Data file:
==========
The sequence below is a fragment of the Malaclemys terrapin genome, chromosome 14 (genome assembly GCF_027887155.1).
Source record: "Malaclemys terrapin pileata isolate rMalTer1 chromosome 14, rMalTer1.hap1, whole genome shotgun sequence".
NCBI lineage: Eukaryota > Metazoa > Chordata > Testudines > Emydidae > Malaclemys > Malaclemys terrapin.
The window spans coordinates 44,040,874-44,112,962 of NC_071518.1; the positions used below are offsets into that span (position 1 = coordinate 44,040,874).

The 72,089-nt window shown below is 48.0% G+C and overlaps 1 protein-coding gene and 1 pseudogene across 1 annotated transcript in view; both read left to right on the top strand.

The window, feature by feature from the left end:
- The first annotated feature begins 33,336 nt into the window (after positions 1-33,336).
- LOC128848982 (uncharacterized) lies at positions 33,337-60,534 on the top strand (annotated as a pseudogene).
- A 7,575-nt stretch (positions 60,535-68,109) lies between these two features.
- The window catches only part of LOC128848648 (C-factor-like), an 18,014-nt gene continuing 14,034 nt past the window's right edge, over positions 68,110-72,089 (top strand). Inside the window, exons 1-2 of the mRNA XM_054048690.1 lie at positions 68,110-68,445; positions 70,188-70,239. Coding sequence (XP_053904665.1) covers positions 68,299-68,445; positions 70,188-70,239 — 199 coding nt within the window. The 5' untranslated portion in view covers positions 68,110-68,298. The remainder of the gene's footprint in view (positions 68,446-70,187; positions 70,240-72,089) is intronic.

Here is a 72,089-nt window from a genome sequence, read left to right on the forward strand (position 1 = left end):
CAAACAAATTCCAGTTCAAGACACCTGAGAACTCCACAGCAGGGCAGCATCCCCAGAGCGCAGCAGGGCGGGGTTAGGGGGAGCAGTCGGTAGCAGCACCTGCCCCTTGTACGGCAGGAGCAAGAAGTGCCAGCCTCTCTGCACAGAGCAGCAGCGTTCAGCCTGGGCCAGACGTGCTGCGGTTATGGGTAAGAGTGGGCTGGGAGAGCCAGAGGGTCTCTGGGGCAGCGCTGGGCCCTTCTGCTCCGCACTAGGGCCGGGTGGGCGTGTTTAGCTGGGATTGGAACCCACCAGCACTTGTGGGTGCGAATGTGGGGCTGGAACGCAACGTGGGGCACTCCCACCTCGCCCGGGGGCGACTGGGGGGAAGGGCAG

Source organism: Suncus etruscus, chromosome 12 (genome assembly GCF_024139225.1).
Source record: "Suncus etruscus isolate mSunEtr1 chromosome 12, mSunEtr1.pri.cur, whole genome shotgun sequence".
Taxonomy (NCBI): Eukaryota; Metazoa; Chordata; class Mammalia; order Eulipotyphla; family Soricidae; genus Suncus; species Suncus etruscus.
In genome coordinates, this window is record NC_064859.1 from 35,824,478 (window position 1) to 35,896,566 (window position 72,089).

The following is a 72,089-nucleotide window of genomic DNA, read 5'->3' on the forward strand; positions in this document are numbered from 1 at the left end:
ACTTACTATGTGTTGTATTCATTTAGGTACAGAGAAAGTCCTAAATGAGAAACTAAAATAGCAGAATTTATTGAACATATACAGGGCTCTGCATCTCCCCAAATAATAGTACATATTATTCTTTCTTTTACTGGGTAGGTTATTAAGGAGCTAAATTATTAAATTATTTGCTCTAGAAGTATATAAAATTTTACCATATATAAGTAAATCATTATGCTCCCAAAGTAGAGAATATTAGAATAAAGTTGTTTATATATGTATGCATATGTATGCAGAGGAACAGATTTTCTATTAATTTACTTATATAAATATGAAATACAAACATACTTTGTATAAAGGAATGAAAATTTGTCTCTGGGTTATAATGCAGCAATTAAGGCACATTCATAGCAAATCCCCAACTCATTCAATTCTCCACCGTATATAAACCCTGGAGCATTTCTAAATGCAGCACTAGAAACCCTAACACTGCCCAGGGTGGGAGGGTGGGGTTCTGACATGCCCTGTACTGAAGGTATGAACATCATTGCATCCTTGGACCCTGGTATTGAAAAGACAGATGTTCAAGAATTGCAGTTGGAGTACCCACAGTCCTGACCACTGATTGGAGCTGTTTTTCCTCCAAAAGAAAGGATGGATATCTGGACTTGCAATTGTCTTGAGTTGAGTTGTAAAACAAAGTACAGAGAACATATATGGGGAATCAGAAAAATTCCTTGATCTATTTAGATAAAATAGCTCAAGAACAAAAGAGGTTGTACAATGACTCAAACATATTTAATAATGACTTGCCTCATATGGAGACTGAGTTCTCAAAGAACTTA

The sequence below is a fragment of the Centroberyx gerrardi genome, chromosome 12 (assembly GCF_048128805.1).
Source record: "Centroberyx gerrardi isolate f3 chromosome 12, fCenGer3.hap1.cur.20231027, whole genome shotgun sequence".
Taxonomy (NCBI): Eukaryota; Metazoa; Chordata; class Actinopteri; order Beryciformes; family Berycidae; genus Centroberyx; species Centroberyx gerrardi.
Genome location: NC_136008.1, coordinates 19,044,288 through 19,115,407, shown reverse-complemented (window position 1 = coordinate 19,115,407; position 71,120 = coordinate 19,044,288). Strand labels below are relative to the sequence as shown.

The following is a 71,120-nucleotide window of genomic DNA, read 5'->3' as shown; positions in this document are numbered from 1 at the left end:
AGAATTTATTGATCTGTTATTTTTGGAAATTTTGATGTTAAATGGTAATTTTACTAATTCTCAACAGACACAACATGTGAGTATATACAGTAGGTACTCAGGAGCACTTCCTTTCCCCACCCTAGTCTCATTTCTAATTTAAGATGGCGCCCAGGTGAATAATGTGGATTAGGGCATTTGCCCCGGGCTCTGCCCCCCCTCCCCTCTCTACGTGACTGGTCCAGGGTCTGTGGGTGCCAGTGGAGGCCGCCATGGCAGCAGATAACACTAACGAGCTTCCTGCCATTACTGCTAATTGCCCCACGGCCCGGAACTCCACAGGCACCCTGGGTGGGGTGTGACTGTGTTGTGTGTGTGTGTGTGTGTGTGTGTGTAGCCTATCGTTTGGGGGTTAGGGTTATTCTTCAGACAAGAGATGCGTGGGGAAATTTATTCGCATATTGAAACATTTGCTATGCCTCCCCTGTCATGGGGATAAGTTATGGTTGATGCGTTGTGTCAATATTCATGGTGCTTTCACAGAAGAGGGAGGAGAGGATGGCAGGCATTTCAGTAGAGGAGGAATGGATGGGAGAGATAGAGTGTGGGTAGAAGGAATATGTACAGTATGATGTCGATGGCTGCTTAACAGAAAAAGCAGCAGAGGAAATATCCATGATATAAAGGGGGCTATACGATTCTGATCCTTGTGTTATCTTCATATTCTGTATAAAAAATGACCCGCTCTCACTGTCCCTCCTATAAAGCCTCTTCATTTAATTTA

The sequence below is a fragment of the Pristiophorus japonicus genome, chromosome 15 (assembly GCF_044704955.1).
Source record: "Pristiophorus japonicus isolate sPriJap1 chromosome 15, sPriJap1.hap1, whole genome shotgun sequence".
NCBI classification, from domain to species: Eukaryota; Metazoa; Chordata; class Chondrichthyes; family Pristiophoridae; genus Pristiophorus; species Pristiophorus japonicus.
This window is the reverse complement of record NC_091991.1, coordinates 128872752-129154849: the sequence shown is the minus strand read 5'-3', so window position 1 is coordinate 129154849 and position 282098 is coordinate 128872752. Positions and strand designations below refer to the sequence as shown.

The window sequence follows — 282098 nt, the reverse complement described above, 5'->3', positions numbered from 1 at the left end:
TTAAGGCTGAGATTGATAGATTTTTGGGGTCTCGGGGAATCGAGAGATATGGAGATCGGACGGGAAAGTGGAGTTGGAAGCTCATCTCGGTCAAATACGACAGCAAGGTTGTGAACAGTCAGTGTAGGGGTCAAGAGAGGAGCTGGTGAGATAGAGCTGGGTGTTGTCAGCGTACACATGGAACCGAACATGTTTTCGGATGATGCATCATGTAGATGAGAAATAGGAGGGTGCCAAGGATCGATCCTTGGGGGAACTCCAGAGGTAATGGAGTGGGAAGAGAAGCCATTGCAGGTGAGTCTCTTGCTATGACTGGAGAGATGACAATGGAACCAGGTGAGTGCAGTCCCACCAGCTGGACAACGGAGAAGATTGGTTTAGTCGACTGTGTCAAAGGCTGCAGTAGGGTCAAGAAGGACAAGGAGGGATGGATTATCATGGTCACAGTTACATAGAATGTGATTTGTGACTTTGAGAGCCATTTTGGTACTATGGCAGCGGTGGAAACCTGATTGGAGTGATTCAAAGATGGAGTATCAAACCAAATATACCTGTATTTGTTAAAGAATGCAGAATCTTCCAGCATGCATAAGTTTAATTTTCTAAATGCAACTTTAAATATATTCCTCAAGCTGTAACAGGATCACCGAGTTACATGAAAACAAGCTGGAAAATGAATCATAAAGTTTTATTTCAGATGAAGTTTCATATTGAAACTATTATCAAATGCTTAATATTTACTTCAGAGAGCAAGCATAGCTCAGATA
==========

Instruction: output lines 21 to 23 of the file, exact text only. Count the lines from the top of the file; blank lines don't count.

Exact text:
Taxonomy (NCBI): Eukaryota; Metazoa; Chordata; class Actinopteri; order Beryciformes; family Berycidae; genus Centroberyx; species Centroberyx gerrardi.
Genome location: NC_136008.1, coordinates 19,044,288 through 19,115,407, shown reverse-complemented (window position 1 = coordinate 19,115,407; position 71,120 = coordinate 19,044,288). Strand labels below are relative to the sequence as shown.

The following is a 71,120-nucleotide window of genomic DNA, read 5'->3' as shown; positions in this document are numbered from 1 at the left end: